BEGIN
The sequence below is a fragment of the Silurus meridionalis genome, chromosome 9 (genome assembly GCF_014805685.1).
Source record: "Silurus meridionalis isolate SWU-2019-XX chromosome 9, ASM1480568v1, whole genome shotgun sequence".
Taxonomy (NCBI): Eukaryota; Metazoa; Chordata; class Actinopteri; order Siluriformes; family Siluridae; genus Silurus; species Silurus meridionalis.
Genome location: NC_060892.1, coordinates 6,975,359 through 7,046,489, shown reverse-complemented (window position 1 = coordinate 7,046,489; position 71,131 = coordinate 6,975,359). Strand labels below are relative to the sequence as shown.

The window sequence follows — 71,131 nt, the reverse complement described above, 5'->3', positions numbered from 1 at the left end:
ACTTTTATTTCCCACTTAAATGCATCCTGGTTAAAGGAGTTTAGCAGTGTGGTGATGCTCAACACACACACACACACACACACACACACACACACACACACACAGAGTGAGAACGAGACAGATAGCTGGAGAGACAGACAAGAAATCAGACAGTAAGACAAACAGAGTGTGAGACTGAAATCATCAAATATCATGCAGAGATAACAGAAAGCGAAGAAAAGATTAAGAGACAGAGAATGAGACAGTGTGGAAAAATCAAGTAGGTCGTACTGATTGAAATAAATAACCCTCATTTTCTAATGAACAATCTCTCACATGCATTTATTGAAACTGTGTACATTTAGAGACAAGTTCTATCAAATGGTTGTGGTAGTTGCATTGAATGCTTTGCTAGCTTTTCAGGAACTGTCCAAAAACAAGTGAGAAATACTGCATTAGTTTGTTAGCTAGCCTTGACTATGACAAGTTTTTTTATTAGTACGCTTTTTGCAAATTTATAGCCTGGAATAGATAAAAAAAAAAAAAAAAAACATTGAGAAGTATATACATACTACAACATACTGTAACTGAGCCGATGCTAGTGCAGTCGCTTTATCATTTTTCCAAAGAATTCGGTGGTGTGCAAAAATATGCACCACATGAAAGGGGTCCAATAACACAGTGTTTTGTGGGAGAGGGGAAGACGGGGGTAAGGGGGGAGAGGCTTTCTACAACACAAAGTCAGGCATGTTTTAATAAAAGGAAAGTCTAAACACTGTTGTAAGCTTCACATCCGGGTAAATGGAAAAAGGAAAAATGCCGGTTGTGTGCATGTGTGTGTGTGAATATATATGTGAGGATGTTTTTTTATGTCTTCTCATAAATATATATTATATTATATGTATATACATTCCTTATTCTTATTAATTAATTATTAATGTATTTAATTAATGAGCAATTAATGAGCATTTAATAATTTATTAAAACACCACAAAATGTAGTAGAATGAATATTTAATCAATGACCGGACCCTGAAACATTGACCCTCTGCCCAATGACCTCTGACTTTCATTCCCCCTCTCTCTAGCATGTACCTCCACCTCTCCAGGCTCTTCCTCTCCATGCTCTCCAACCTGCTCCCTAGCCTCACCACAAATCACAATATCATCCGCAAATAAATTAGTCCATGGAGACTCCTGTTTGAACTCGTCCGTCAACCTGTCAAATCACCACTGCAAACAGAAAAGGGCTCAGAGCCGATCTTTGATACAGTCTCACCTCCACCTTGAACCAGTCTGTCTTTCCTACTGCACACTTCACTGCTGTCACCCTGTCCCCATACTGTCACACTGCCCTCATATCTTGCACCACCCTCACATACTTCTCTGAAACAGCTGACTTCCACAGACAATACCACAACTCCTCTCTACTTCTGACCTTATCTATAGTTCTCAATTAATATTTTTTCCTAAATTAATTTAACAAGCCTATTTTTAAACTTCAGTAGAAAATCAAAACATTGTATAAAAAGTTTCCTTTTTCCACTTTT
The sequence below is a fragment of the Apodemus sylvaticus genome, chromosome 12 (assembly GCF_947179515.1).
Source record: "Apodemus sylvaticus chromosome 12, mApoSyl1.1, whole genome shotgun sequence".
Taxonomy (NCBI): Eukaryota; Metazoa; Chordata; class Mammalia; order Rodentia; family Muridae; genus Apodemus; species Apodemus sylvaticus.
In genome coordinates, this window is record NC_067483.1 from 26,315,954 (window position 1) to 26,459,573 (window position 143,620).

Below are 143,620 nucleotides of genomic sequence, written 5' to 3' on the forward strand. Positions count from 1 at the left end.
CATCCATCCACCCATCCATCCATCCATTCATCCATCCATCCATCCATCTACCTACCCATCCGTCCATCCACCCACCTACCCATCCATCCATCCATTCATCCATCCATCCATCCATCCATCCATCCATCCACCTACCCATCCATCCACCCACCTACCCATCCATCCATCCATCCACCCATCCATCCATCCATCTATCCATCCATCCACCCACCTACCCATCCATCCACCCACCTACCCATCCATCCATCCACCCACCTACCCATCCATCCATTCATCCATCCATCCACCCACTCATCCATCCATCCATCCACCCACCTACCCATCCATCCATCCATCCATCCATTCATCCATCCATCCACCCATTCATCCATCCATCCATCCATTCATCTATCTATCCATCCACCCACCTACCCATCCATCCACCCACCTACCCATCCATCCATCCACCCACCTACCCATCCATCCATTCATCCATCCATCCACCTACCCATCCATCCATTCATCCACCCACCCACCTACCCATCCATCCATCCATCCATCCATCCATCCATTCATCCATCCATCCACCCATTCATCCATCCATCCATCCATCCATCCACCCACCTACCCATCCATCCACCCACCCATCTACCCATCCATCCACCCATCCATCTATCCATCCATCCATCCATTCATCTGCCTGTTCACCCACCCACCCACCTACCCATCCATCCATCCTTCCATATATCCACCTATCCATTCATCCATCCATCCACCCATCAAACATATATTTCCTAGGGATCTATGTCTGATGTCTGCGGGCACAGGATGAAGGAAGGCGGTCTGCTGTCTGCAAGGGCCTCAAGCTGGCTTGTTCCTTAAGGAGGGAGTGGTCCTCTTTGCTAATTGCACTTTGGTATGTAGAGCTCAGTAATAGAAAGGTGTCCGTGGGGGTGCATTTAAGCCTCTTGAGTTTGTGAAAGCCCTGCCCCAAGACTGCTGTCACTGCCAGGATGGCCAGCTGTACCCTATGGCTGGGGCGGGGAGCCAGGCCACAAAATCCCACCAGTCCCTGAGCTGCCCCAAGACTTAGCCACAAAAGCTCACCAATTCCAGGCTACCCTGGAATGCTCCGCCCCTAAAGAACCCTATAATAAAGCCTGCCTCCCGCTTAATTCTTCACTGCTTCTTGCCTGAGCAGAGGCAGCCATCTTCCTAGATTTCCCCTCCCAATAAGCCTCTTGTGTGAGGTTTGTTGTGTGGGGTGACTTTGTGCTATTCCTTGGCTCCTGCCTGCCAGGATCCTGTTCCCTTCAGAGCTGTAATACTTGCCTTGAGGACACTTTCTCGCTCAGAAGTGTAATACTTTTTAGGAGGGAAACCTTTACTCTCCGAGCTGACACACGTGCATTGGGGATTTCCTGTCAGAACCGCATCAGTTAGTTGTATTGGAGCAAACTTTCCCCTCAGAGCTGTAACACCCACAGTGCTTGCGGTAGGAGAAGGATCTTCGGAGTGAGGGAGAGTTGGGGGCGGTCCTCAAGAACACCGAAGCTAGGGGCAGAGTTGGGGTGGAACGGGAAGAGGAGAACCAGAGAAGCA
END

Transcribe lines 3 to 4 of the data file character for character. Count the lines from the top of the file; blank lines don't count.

Taxonomy (NCBI): Eukaryota; Metazoa; Chordata; class Actinopteri; order Siluriformes; family Siluridae; genus Silurus; species Silurus meridionalis.
Genome location: NC_060892.1, coordinates 6,975,359 through 7,046,489, shown reverse-complemented (window position 1 = coordinate 7,046,489; position 71,131 = coordinate 6,975,359). Strand labels below are relative to the sequence as shown.